How much is inefficient delivery route planning really costing you?
September 02, 2020
One of the challenges of managing a fleet of delivery vehicles is that you’re traditionally seen as a cost center and only a cost center. Your success or failure, at least in the eyes of the person in the corner office, will typically hinge on your ability to control or reduce costs.
There’s not much you can do about the price of gas, vehicles, maintenance or drivers’ wages — those are set by the market. But here’s one set of costs you really can drive down: those associated with inefficient delivery route planning.
Many companies continue to plan routes manually or using rudimentary tools, despite the existence of specialized routing software that automates the planning process and optimizes routes. We’ve found old-school route planning methods could mean your overall transportation operational costs are 10-30% higher than they should be. These avoidable costs spread beyond transportation, and the corner office is monitoring those costs, too.
Let’s look at where the money is leaking out:
- Inefficiently planned routes use more miles and time than needed. Sophisticated delivery route planning software uses smart algorithms to assess dozens of factors and millions of route permutations to create the routes that take the least amount of time and travel the shortest distance. With manual planning methods, you’re never going to arrive at the most efficient plan. More miles mean more trucks, drivers and fuel than you really need. The American Transportation Research Institute (ATRI) calculates the average cost of a truck mile at $1.82. If you can reduce your total annual fleet miles by 10, 15, or even 20%, simple arithmetic will show you how much money you’ve been throwing down the drain just on wasted time and miles.
- Replacing an unhappy driver costs thousands. The estimated average cost of hiring a new driver is $8,200, according to TheTruckersReport.com. That includes recruitment advertising, entry and exit administration, new driver orientation costs and other expenses. Ensuring route allocation is fair, achievable and unbiased is key to making drivers feel valued, and this is where the use of tailored route planning software can help. Generating accurate and feasible schedules that take into account each individual driver’s availability and needs makes for happier drivers who are more likely to stay.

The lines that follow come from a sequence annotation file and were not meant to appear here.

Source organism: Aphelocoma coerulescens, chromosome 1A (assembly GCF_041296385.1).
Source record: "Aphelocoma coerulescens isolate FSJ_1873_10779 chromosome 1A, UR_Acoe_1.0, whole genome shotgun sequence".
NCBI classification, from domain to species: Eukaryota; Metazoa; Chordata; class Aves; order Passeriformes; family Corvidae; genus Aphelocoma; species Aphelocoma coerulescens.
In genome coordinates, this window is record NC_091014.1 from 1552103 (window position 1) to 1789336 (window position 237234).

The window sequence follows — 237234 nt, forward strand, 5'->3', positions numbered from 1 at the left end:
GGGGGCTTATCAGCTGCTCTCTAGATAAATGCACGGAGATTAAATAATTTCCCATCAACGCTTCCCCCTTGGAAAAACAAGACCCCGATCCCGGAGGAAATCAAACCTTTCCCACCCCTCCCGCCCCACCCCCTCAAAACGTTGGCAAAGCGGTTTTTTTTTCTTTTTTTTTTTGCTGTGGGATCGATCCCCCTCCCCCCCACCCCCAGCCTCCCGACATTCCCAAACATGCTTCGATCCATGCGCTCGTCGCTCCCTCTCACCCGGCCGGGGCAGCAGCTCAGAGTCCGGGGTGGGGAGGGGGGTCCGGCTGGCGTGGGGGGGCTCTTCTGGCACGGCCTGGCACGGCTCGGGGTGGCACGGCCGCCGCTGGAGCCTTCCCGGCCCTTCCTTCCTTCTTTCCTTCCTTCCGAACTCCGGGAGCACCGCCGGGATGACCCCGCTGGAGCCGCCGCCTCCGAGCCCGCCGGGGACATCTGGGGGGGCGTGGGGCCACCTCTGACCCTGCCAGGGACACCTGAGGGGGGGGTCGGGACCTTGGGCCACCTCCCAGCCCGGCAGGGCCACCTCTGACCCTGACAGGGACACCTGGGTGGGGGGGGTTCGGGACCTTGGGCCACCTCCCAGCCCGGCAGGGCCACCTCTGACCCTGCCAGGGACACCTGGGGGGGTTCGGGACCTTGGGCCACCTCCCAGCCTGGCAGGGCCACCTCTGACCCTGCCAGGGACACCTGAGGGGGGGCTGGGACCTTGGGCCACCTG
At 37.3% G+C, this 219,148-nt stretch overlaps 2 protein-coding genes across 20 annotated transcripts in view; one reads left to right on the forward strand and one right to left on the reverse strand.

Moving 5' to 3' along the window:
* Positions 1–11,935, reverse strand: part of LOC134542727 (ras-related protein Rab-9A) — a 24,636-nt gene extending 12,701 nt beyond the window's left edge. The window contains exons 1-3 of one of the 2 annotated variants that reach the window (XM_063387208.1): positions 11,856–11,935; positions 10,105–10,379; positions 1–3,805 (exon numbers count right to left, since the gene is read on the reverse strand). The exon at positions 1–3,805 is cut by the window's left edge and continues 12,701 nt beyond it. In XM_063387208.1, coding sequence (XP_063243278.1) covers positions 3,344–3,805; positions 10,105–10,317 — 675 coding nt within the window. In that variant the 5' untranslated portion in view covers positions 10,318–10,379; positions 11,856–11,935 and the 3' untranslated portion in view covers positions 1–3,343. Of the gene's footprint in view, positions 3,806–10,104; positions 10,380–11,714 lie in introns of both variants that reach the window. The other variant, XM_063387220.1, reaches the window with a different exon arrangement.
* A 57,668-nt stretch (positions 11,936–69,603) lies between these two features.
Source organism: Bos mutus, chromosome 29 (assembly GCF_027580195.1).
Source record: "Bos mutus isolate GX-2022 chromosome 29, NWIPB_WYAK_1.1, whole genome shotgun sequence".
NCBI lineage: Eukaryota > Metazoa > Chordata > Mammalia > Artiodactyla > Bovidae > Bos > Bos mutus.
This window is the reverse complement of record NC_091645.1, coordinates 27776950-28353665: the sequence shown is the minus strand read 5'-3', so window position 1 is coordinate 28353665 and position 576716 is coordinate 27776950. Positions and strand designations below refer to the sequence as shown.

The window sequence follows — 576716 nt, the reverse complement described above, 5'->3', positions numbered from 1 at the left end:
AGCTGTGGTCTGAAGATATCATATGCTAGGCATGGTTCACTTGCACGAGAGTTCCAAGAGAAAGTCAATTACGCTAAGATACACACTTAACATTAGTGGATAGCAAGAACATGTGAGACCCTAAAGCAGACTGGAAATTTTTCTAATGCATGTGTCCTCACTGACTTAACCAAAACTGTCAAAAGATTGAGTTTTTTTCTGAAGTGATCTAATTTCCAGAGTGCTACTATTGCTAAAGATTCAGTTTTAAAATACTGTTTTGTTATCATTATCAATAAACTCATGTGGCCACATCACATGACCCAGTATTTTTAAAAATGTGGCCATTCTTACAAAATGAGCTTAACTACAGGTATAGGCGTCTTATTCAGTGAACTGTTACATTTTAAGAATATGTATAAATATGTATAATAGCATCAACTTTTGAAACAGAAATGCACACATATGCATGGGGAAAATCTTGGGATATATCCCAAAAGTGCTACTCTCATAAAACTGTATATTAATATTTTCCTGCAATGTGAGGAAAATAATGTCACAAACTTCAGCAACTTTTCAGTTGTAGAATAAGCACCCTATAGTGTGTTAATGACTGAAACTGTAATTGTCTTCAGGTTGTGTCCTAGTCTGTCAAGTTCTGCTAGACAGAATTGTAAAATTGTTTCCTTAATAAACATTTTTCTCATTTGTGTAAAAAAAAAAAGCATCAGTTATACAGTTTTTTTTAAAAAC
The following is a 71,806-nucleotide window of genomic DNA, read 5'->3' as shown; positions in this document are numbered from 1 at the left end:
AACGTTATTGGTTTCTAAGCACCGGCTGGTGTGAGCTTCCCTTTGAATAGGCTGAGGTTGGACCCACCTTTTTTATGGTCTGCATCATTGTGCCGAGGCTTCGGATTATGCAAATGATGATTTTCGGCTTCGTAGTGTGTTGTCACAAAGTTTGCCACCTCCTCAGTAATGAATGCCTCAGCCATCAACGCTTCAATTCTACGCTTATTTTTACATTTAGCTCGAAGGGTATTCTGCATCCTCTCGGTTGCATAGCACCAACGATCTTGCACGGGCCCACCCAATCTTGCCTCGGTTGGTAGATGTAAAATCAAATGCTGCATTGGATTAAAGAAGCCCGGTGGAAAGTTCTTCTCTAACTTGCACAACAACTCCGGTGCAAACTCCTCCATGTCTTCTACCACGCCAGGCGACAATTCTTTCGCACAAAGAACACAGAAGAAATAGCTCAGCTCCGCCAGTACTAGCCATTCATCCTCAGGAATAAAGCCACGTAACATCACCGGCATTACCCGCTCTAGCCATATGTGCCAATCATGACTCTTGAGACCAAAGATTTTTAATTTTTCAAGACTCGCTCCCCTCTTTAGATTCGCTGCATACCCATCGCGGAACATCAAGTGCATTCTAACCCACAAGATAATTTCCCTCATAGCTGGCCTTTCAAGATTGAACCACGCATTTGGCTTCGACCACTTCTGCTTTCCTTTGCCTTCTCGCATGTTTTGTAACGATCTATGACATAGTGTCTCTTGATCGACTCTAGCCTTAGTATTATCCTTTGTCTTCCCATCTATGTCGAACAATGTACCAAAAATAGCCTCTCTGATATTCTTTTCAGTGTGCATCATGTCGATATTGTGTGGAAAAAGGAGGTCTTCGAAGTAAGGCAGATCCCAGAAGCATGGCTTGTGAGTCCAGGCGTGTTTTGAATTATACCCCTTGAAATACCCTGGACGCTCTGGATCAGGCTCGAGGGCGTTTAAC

- You’re paying too much for route planners. When it takes hours to create what may only be an adequate route plan, you’re paying people to do the work that the right technology can do better — and in minutes. One large home improvement retailer was dispatching trucks from 80 stores and had part-time route planning resources in each of these sites. After the company automated and centralized planning, all route planning work across the network was done by two people without the assistance of any local planners.
- Warehouse costs include unnecessary overtime. Businesses that need to send delivery trucks out by, say 8 a.m., have to work backwards to take into account the time it takes to plan delivery routes, then pick and pack orders for each load. When you are adding unnecessary hours to the process of planning, it can delay the pick-and-pack operations in the warehouse, often moving them into the expensive third shift that incurs overtime costs. Shortening planning time gives you the option of either moving pick-and-pack into a less expensive shift, or moving back your order cut-off time — increasingly a competitive benefit as demand for next-day delivery grows.